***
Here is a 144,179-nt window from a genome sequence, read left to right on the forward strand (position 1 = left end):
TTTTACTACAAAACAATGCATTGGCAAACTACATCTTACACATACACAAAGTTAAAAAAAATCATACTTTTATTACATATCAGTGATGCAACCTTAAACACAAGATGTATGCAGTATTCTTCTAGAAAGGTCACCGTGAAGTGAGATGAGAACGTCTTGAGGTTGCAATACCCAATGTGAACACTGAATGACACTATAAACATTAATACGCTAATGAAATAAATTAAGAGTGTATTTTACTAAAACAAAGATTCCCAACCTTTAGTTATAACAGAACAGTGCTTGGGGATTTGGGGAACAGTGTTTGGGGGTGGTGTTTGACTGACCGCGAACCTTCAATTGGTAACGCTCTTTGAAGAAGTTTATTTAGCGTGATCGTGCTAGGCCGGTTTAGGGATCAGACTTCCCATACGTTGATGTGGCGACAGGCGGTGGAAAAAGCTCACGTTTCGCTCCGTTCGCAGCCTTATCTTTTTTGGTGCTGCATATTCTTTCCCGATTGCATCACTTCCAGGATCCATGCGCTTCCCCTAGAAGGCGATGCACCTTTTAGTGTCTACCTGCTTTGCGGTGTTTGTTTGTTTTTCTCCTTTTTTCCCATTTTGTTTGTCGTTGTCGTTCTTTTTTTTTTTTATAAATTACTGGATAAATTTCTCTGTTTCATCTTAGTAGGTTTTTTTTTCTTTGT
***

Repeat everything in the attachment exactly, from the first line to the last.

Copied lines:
Here is a 144,179-nt window from a genome sequence, read left to right on the forward strand (position 1 = left end):
TTTTACTACAAAACAATGCATTGGCAAACTACATCTTACACATACACAAAGTTAAAAAAAATCATACTTTTATTACATATCAGTGATGCAACCTTAAACACAAGATGTATGCAGTATTCTTCTAGAAAGGTCACCGTGAAGTGAGATGAGAACGTCTTGAGGTTGCAATACCCAATGTGAACACTGAATGACACTATAAACATTAATACGCTAATGAAATAAATTAAGAGTGTATTTTACTAAAACAAAGATTCCCAACCTTTAGTTATAACAGAACAGTGCTTGGGGATTTGGGGAACAGTGTTTGGGGGTGGTGTTTGACTGACCGCGAACCTTCAATTGGTAACGCTCTTTGAAGAAGTTTATTTAGCGTGATCGTGCTAGGCCGGTTTAGGGATCAGACTTCCCATACGTTGATGTGGCGACAGGCGGTGGAAAAAGCTCACGTTTCGCTCCGTTCGCAGCCTTATCTTTTTTGGTGCTGCATATTCTTTCCCGATTGCATCACTTCCAGGATCCATGCGCTTCCCCTAGAAGGCGATGCACCTTTTAGTGTCTACCTGCTTTGCGGTGTTTGTTTGTTTTTCTCCTTTTTTCCCATTTTGTTTGTCGTTGTCGTTCTTTTTTTTTTTTATAAATTACTGGATAAATTTCTCTGTTTCATCTTAGTAGGTTTTTTTTTCTTTGT